De Soto’s Cinco turns cinco
Plans nearly set for Saturday’s downtown parade, Community Center celebration
This year's De Soto Cinco de Mayo Celebration won't be until May 8, but the Cinco in the title is still appropriate becasue this is the fifth year for the annual event.
Celebration Chairman Tony Valenzuela said those who have attended past festivals would be familar with many of the event's activities. But he said new features were added to keep the event growing and fresh.
"We hope to be bigger every year," he said. "We invite everyone to come and enjoy the activities.
"Everything is pretty much ready."
Planning for the celebration was easier this year because of the De Soto City Council's early decision to contribute $4,000 to the festival. The Council made a similar contribution last year, but festival organizers asked for the money too late to use it to full advantage in planning. Consequently, the festival was without the mariachi band it intended to hire, although a group of local musicians filled the void.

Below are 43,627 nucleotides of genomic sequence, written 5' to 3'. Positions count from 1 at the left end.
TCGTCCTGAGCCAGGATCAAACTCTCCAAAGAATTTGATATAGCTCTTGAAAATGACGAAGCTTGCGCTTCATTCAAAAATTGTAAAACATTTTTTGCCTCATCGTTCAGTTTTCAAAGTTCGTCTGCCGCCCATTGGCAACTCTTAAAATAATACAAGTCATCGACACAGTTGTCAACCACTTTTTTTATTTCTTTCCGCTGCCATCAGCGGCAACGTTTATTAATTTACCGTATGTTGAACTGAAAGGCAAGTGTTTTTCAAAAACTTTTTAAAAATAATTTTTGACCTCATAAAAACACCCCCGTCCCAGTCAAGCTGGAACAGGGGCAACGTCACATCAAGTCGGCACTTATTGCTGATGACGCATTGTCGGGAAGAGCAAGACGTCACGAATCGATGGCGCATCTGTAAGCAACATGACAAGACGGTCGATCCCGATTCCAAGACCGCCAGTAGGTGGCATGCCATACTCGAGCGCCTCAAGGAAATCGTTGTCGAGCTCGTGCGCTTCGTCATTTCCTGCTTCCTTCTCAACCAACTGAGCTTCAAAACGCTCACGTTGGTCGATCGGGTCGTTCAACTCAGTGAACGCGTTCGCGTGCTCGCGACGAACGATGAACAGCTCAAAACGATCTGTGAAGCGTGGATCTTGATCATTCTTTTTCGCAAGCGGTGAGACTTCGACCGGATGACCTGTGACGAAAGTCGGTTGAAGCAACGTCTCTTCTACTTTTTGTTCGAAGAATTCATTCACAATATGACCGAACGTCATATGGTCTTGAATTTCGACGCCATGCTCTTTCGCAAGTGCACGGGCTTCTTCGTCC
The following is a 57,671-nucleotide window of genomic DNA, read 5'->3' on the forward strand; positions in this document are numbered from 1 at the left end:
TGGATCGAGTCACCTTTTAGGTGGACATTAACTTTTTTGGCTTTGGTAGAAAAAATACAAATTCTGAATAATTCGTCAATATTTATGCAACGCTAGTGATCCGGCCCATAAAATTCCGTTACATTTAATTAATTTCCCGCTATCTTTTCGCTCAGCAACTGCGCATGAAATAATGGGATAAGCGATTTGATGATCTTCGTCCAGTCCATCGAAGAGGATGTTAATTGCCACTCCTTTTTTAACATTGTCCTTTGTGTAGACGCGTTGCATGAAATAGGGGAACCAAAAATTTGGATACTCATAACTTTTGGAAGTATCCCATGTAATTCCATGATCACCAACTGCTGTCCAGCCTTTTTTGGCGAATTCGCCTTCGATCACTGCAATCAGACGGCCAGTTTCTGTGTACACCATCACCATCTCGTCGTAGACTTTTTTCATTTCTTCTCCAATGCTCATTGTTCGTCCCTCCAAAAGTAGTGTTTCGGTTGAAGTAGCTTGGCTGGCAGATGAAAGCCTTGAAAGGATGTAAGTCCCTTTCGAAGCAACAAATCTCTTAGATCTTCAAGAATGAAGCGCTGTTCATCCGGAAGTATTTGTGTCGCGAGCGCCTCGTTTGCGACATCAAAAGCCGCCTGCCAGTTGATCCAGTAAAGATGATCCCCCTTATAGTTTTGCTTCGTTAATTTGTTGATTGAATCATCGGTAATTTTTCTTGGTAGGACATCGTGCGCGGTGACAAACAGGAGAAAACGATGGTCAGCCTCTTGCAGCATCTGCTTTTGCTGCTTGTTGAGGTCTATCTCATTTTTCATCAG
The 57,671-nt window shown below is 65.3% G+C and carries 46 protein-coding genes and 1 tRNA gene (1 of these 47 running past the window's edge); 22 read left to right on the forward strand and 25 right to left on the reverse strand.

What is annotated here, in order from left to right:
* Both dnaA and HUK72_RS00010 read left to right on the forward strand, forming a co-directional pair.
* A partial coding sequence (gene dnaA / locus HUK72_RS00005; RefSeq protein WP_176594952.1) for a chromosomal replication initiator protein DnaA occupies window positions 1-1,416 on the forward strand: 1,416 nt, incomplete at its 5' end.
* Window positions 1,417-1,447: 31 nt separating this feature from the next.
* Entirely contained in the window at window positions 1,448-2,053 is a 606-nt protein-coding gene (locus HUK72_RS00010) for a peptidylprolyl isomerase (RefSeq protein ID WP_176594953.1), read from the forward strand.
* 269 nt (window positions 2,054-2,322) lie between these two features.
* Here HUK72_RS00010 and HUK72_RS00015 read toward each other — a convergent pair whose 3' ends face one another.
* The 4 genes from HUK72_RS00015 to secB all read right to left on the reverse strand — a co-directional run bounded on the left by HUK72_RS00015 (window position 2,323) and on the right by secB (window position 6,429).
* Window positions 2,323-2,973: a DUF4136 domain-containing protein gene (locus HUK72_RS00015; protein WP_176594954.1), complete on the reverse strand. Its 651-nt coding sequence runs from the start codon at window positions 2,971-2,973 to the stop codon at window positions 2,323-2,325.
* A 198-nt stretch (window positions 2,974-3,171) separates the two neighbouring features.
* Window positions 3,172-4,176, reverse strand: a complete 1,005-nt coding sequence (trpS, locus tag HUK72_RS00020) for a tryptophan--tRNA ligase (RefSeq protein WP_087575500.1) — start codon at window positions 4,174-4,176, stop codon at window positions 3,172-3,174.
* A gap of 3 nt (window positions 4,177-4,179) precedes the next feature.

Valenzuela said there would be no lack of music this year when the celebration hit its stride about 1 p.m. at the De Soto Community Center, 32905 W. 84th Street. The group Achi from Kansas City, Mo., will bring its mariachi sounds to the festival. They would be joined by last year's band, which now had the name Lobo Negro and a sound system, Valenzuela said.
Many were also disappointed with the number of food vendors at last year's festival. Valenzuela said that shouldn't be the case this year.
"This time for sure we're going to have lots of food -- all kinds of food.," he said. "We're going to have 17 vendors. We're going to have restaurant food, and we're going to have homemade food."
As in its first four years, the De Soto Cinco de Mayo Celebration will start at noon with a downtown parade. Valenzuela said it would include horseback riders, music, lots of political candidates and -- perhaps -- a low-rider car club from Kansas City, Kan.
The festival will then move to the De Soto Community Center for a full afternoon and evening of events. Planned activities included children's games throughout the afternoon, piÃ±atas, a jalapeno-eating contest, children's Mexican folk dancing and -- if city insurance requirements can be worked out -- a mechanical bull ride, Valenzuela said.
The day's activities will conclude with a dance from 8 to 11 p.m., Valenzuela said. Achi and Lobo Negro would provide the music, he said.